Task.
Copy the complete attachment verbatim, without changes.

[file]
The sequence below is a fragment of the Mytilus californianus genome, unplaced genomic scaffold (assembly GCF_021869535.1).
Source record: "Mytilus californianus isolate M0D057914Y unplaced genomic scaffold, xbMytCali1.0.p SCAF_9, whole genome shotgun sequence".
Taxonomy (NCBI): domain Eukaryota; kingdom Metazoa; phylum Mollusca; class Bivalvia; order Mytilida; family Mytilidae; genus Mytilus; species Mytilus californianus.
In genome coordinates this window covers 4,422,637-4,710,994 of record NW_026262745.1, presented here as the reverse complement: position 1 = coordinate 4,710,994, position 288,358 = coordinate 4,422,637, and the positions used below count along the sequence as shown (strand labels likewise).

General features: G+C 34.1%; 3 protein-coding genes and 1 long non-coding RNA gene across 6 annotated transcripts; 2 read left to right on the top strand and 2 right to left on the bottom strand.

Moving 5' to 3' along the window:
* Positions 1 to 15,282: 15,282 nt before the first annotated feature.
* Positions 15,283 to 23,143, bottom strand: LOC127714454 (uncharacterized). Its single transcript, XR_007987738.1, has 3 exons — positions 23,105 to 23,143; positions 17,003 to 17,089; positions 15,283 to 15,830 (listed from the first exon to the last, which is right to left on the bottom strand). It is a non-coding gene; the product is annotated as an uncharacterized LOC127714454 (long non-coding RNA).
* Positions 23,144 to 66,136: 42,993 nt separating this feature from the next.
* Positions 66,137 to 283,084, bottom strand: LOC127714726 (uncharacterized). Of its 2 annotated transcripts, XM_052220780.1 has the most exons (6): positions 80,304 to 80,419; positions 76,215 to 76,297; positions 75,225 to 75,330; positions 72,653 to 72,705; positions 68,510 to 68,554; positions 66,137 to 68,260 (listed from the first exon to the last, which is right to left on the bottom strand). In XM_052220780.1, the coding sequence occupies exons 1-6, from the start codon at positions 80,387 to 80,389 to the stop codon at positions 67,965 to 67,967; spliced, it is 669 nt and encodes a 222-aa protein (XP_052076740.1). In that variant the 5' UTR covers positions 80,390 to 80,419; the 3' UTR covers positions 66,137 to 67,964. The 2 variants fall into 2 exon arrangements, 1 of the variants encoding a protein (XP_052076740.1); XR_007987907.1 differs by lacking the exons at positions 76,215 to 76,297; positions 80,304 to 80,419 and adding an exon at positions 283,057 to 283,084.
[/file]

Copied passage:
The sequence below is a fragment of the Mytilus californianus genome, unplaced genomic scaffold (assembly GCF_021869535.1).
Source record: "Mytilus californianus isolate M0D057914Y unplaced genomic scaffold, xbMytCali1.0.p SCAF_9, whole genome shotgun sequence".
Taxonomy (NCBI): domain Eukaryota; kingdom Metazoa; phylum Mollusca; class Bivalvia; order Mytilida; family Mytilidae; genus Mytilus; species Mytilus californianus.
In genome coordinates this window covers 4,422,637-4,710,994 of record NW_026262745.1, presented here as the reverse complement: position 1 = coordinate 4,710,994, position 288,358 = coordinate 4,422,637, and the positions used below count along the sequence as shown (strand labels likewise).

General features: G+C 34.1%; 3 protein-coding genes and 1 long non-coding RNA gene across 6 annotated transcripts; 2 read left to right on the top strand and 2 right to left on the bottom strand.

Moving 5' to 3' along the window:
* Positions 1 to 15,282: 15,282 nt before the first annotated feature.
* Positions 15,283 to 23,143, bottom strand: LOC127714454 (uncharacterized). Its single transcript, XR_007987738.1, has 3 exons — positions 23,105 to 23,143; positions 17,003 to 17,089; positions 15,283 to 15,830 (listed from the first exon to the last, which is right to left on the bottom strand). It is a non-coding gene; the product is annotated as an uncharacterized LOC127714454 (long non-coding RNA).
* Positions 23,144 to 66,136: 42,993 nt separating this feature from the next.
* Positions 66,137 to 283,084, bottom strand: LOC127714726 (uncharacterized). Of its 2 annotated transcripts, XM_052220780.1 has the most exons (6): positions 80,304 to 80,419; positions 76,215 to 76,297; positions 75,225 to 75,330; positions 72,653 to 72,705; positions 68,510 to 68,554; positions 66,137 to 68,260 (listed from the first exon to the last, which is right to left on the bottom strand). In XM_052220780.1, the coding sequence occupies exons 1-6, from the start codon at positions 80,387 to 80,389 to the stop codon at positions 67,965 to 67,967; spliced, it is 669 nt and encodes a 222-aa protein (XP_052076740.1). In that variant the 5' UTR covers positions 80,390 to 80,419; the 3' UTR covers positions 66,137 to 67,964. The 2 variants fall into 2 exon arrangements, 1 of the variants encoding a protein (XP_052076740.1); XR_007987907.1 differs by lacking the exons at positions 76,215 to 76,297; positions 80,304 to 80,419 and adding an exon at positions 283,057 to 283,084.